Miller Research Fellowships provide support to exceptional individuals who intend to pursue promising postdoctoral research at UC Berkeley. Among the 11 awardees for 2017-2020 are Nikhil Bhatla and Louis Kang. Please join us in extending our congratulations and welcoming them to our Berkeley Neuroscience community.
Nikhil Bhatla will be starting in the Adesnik lab in September 2017, where he will study visual perception in a mouse model of blindsight, a neurological condition in which patients lose the conscious experience of seeing but can still accurately locate visual stimuli and guess their properties.
For millennia, humans have contemplated how it is that we are conscious, that is, how we have subjective experience or qualia. A model of blindsight will enable identification of neural circuits that contribute specifically to the conscious component of vision, and ultimately to development of a general theory of why some neural circuits support experience and others do not.
I chose Berkeley for my postdoc because of the impressive neuroscience research being done there. I met with several labs at Berkeley, and I was most drawn to the work of Hillel’s lab. The environment in his lab is full of energy, and I am very excited to start working there. I have a diverse set of interests, and the fact that the Miller Fellows program includes many fields of research, not just neuroscience, greatly attracted me. I also love the culture of Berkeley as both a university and a city, as it is one I find unique and of great character.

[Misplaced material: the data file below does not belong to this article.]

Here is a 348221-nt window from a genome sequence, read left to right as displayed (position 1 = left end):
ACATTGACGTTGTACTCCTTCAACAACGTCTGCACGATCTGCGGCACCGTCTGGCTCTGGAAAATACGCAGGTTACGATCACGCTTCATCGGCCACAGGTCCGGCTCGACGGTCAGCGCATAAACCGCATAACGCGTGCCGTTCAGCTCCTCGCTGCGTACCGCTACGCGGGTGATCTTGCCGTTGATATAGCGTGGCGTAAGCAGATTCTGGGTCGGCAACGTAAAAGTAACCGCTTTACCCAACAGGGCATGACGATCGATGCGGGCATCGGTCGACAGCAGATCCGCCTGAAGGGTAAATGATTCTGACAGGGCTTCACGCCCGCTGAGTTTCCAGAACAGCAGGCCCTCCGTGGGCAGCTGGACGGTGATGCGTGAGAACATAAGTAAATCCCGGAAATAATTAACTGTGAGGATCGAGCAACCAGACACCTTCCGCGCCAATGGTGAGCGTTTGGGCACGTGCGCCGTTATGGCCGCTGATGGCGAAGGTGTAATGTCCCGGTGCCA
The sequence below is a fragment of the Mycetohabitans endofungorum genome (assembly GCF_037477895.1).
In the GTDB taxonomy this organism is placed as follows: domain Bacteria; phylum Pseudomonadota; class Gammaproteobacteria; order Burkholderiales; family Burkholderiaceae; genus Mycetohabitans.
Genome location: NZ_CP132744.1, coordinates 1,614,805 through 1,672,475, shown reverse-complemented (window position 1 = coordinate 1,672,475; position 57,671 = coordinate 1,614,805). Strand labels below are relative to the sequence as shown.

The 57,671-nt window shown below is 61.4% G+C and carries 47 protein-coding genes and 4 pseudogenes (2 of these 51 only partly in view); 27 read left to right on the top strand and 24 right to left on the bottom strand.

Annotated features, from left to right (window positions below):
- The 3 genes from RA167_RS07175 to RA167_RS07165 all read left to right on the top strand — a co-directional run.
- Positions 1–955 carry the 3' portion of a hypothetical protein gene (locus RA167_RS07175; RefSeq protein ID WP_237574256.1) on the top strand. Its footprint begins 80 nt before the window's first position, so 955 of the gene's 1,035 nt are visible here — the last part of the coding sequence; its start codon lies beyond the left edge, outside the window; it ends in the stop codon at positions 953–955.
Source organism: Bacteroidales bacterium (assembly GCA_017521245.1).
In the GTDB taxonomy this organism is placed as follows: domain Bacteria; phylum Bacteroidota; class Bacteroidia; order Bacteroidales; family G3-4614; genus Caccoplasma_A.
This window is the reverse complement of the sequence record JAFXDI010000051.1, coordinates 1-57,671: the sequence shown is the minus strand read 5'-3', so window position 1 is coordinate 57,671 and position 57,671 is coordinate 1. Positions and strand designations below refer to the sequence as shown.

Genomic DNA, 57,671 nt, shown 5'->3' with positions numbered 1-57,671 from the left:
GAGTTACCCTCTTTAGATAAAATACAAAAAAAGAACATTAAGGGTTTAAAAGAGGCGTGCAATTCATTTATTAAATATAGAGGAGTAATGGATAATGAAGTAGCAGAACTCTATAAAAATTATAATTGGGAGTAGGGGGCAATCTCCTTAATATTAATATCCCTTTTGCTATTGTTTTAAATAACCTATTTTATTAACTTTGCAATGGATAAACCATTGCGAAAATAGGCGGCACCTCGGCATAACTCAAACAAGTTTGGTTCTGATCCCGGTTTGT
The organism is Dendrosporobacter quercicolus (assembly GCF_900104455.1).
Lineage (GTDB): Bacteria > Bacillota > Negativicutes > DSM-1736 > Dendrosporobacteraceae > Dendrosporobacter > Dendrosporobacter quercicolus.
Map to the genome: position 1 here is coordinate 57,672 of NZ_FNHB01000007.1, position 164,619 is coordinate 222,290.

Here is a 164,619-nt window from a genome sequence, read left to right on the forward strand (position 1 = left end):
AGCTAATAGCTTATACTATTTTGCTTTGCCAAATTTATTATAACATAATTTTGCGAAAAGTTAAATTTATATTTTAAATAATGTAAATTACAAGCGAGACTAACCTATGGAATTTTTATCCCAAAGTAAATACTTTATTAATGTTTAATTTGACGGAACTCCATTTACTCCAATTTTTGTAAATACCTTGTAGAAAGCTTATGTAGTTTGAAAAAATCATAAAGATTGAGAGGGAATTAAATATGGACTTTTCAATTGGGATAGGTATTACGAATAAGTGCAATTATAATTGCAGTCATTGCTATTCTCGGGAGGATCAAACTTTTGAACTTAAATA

Louis Kang will be starting in the DeWeese lab in August 2017, where he will study sensory processing, spatial navigation, and non-equilibrium statistical mechanics. His goal is to determine the computational features of neural networks that maintain representations of objects and space.
The overarching mission of my career is the investigation of human biology and pathology through quantitative analysis. Since human cognition is fundamentally a quantitative phenomenon that emerges from networks of neurons, I decided to pursue a post-doc in theoretical neuroscience.
UC Berkeley and the Helen Wills Neuroscience Institute host the Redwood Center for Theoretical Neuroscience, which is not only known for its scientific output but also for its collegial atmosphere. I look forward to immersing myself within the HWNI community and, with backgrounds in physics and medicine, engaging with the renowned Physics and Chemistry departments at UC Berkeley and physicians at UC San Francisco.